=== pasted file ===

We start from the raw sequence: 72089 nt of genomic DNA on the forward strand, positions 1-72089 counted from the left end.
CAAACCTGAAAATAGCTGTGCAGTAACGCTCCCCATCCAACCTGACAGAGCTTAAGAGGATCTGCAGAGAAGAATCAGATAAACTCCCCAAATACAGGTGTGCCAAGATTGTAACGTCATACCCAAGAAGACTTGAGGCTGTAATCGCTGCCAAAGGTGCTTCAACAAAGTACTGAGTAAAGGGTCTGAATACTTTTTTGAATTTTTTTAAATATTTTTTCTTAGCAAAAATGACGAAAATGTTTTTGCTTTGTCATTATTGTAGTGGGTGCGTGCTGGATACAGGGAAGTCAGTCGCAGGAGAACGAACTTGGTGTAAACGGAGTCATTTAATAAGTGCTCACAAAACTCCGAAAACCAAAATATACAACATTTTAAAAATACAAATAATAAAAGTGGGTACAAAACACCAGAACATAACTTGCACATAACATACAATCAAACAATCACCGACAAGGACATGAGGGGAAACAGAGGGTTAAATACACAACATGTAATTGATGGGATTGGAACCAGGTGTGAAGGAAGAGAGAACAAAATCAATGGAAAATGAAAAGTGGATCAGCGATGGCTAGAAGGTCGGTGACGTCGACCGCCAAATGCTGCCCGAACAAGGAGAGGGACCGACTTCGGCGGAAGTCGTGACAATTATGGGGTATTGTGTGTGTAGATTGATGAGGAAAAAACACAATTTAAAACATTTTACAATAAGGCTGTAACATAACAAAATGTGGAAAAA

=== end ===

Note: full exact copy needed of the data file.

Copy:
We start from the raw sequence: 72089 nt of genomic DNA on the forward strand, positions 1-72089 counted from the left end.
CAAACCTGAAAATAGCTGTGCAGTAACGCTCCCCATCCAACCTGACAGAGCTTAAGAGGATCTGCAGAGAAGAATCAGATAAACTCCCCAAATACAGGTGTGCCAAGATTGTAACGTCATACCCAAGAAGACTTGAGGCTGTAATCGCTGCCAAAGGTGCTTCAACAAAGTACTGAGTAAAGGGTCTGAATACTTTTTTGAATTTTTTTAAATATTTTTTCTTAGCAAAAATGACGAAAATGTTTTTGCTTTGTCATTATTGTAGTGGGTGCGTGCTGGATACAGGGAAGTCAGTCGCAGGAGAACGAACTTGGTGTAAACGGAGTCATTTAATAAGTGCTCACAAAACTCCGAAAACCAAAATATACAACATTTTAAAAATACAAATAATAAAAGTGGGTACAAAACACCAGAACATAACTTGCACATAACATACAATCAAACAATCACCGACAAGGACATGAGGGGAAACAGAGGGTTAAATACACAACATGTAATTGATGGGATTGGAACCAGGTGTGAAGGAAGAGAGAACAAAATCAATGGAAAATGAAAAGTGGATCAGCGATGGCTAGAAGGTCGGTGACGTCGACCGCCAAATGCTGCCCGAACAAGGAGAGGGACCGACTTCGGCGGAAGTCGTGACAATTATGGGGTATTGTGTGTGTAGATTGATGAGGAAAAAACACAATTTAAAACATTTTACAATAAGGCTGTAACATAACAAAATGTGGAAAAA